Thursday, August 30, 2012

How to Tell If Your Shocks Need to Be Replaced - Checklist

Some car parts like spark plugs and filters have a standard maintenance schedule for when they need to be replaced. Other car parts like shocks don't have a schedule so you need to check them frequently to ensure top performance in your car and prevent unwanted wear on other car components. Shock wear mostly depends on road and terrain quality. If you drive on roads with a lot of potholes or terrain that is uneven you will need to replace your shocks sooner. It is true that many new cars start showing aging on shocks after only 30,000 to 40,000 miles but your car may not fall into this category. Diagnosing shock health is an easy job if you know what to look for. The checklist we provide tells you everything you need to know to decide whether it's time for new shocks. Be weary though, shocks age slowly over time so problems can go unaddressed if you do not check frequently. Mechanics look for three things to decide whether shocks need to be replaced. Are they leaking? Are they damaged? Are they worn out?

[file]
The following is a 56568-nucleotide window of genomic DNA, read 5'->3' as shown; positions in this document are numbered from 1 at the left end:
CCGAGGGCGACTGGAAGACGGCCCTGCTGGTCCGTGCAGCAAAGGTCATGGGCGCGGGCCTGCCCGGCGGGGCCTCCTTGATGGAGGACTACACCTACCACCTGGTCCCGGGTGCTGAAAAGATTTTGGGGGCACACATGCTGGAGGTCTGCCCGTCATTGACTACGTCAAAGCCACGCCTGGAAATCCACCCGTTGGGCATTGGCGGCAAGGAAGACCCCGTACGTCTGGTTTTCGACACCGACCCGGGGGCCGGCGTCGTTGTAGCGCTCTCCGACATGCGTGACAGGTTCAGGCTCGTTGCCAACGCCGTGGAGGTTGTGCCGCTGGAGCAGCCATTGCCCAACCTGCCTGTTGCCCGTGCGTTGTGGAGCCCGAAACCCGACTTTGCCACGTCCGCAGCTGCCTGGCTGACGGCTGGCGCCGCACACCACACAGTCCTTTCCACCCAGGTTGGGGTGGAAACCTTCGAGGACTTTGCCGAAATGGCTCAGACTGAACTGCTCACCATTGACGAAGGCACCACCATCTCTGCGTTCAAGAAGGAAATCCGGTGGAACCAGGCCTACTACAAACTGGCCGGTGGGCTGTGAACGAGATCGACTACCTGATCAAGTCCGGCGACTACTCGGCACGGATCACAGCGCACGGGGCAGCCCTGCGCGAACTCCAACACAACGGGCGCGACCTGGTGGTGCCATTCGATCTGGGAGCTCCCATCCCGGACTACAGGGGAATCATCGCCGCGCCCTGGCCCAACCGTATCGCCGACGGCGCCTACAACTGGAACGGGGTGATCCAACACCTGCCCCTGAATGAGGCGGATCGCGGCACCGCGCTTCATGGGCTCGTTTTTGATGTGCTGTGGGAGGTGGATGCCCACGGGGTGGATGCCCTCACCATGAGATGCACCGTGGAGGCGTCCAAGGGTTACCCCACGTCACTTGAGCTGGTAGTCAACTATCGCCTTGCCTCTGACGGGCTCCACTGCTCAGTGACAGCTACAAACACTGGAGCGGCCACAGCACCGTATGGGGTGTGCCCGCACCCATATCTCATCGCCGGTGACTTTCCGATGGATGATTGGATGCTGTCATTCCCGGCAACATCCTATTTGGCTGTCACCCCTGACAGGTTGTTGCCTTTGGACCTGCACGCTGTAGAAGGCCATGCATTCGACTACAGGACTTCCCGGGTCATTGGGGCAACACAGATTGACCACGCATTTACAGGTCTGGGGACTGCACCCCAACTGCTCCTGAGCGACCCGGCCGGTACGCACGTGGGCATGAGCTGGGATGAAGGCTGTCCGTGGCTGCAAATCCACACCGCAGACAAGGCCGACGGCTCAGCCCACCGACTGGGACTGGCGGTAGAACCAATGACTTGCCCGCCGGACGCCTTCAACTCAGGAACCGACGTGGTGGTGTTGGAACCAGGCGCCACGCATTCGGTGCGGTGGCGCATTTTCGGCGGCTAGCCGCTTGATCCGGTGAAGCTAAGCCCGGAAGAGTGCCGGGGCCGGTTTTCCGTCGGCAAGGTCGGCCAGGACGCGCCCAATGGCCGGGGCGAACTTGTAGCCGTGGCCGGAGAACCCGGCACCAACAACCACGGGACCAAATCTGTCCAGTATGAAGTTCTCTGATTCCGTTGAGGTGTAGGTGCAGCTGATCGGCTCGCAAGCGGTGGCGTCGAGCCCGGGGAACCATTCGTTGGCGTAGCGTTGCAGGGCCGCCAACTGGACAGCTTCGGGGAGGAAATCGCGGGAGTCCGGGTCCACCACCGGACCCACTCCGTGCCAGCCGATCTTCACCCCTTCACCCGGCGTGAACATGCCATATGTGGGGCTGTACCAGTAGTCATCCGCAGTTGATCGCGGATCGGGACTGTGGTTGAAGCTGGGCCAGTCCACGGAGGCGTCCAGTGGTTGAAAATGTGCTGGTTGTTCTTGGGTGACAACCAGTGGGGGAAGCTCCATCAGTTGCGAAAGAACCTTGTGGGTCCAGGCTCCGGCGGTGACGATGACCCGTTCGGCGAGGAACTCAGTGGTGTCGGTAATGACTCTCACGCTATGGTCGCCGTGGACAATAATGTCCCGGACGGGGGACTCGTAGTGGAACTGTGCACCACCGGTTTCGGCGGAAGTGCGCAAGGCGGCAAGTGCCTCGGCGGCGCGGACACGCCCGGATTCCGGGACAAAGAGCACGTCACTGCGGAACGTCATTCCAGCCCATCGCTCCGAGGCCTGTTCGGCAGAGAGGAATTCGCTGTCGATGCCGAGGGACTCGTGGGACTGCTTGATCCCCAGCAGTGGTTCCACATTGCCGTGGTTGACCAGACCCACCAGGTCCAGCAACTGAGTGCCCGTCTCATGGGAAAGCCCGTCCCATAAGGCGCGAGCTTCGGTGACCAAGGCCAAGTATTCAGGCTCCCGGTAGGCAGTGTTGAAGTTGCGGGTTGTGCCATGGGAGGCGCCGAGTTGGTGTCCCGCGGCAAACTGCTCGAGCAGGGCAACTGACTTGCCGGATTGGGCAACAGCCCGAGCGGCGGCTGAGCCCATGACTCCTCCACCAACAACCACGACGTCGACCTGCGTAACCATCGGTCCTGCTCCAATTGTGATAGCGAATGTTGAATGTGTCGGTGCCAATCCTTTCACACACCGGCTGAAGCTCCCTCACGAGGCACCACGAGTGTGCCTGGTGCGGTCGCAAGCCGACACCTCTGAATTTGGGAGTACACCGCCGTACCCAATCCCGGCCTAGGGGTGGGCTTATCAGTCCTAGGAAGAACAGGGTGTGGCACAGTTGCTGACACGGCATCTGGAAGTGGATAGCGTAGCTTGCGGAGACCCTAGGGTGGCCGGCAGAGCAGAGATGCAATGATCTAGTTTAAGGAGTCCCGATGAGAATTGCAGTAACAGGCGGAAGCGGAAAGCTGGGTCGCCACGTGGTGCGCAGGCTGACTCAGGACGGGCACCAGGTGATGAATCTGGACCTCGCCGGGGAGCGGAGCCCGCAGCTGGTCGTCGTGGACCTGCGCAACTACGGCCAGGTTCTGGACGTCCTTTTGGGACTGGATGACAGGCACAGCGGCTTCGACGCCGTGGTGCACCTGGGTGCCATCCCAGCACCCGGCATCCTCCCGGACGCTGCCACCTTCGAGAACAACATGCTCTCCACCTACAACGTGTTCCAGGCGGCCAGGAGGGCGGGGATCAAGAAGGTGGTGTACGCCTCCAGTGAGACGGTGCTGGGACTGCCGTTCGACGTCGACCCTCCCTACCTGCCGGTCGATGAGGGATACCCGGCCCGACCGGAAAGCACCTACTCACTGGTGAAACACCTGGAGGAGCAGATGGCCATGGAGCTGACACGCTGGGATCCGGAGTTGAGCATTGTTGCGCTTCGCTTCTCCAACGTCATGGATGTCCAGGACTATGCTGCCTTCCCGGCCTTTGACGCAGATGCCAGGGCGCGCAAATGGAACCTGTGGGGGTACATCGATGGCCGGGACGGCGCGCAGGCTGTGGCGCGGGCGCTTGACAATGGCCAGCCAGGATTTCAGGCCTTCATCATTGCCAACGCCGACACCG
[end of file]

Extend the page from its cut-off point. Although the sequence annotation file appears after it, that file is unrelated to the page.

You can tell if your shocks are leaking if:
• There is wetness or oil on the outside of the shock.

You can tell if your shocks are damaged if:
• There is physical damage on the shock like a dent in the housing or a broken mount.

You can tell if you shocks are worn if:
• When driving your car bounces too much when you hit bumps or potholes
• When you break the nose of the car dips
• When driving in crosswinds your car sways or rolls excessively
• When you haul extra passengers or weight the suspension bottoms out.
• You do not pass the bounce test
• In the bounce test you make the car bounce or sway by applying force to the body of the vehicle. After you stop the car should only bounce one or two times before going to rest. If it bounces more than that your shocks are worn and they should be replaced.

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